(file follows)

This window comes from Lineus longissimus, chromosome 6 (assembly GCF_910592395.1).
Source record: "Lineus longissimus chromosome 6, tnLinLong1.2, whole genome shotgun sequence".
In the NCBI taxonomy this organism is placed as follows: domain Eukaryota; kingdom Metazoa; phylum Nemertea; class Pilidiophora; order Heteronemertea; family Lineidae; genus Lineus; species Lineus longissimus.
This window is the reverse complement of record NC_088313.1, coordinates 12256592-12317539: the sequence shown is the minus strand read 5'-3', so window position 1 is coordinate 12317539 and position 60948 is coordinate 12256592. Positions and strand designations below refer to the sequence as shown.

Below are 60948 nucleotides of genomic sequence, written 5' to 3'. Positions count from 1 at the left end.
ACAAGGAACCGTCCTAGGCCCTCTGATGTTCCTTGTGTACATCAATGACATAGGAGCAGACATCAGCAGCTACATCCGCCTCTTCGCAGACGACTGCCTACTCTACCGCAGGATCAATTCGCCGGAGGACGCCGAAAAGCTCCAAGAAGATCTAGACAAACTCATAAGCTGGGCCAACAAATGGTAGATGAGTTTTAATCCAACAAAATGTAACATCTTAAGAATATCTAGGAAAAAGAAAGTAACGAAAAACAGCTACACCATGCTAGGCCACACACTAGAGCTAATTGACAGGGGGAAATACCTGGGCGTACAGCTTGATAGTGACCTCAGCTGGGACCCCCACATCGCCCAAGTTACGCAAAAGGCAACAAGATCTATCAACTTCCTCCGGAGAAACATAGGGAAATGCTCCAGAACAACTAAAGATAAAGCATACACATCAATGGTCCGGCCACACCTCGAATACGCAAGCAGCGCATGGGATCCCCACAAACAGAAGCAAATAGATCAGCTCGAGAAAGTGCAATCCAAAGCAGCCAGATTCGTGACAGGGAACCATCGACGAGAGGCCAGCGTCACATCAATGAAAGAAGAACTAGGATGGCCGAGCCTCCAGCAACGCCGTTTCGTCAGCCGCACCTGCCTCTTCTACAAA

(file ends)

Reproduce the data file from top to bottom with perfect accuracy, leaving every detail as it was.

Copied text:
This window comes from Lineus longissimus, chromosome 6 (assembly GCF_910592395.1).
Source record: "Lineus longissimus chromosome 6, tnLinLong1.2, whole genome shotgun sequence".
In the NCBI taxonomy this organism is placed as follows: domain Eukaryota; kingdom Metazoa; phylum Nemertea; class Pilidiophora; order Heteronemertea; family Lineidae; genus Lineus; species Lineus longissimus.
This window is the reverse complement of record NC_088313.1, coordinates 12256592-12317539: the sequence shown is the minus strand read 5'-3', so window position 1 is coordinate 12317539 and position 60948 is coordinate 12256592. Positions and strand designations below refer to the sequence as shown.

Below are 60948 nucleotides of genomic sequence, written 5' to 3'. Positions count from 1 at the left end.
ACAAGGAACCGTCCTAGGCCCTCTGATGTTCCTTGTGTACATCAATGACATAGGAGCAGACATCAGCAGCTACATCCGCCTCTTCGCAGACGACTGCCTACTCTACCGCAGGATCAATTCGCCGGAGGACGCCGAAAAGCTCCAAGAAGATCTAGACAAACTCATAAGCTGGGCCAACAAATGGTAGATGAGTTTTAATCCAACAAAATGTAACATCTTAAGAATATCTAGGAAAAAGAAAGTAACGAAAAACAGCTACACCATGCTAGGCCACACACTAGAGCTAATTGACAGGGGGAAATACCTGGGCGTACAGCTTGATAGTGACCTCAGCTGGGACCCCCACATCGCCCAAGTTACGCAAAAGGCAACAAGATCTATCAACTTCCTCCGGAGAAACATAGGGAAATGCTCCAGAACAACTAAAGATAAAGCATACACATCAATGGTCCGGCCACACCTCGAATACGCAAGCAGCGCATGGGATCCCCACAAACAGAAGCAAATAGATCAGCTCGAGAAAGTGCAATCCAAAGCAGCCAGATTCGTGACAGGGAACCATCGACGAGAGGCCAGCGTCACATCAATGAAAGAAGAACTAGGATGGCCGAGCCTCCAGCAACGCCGTTTCGTCAGCCGCACCTGCCTCTTCTACAAA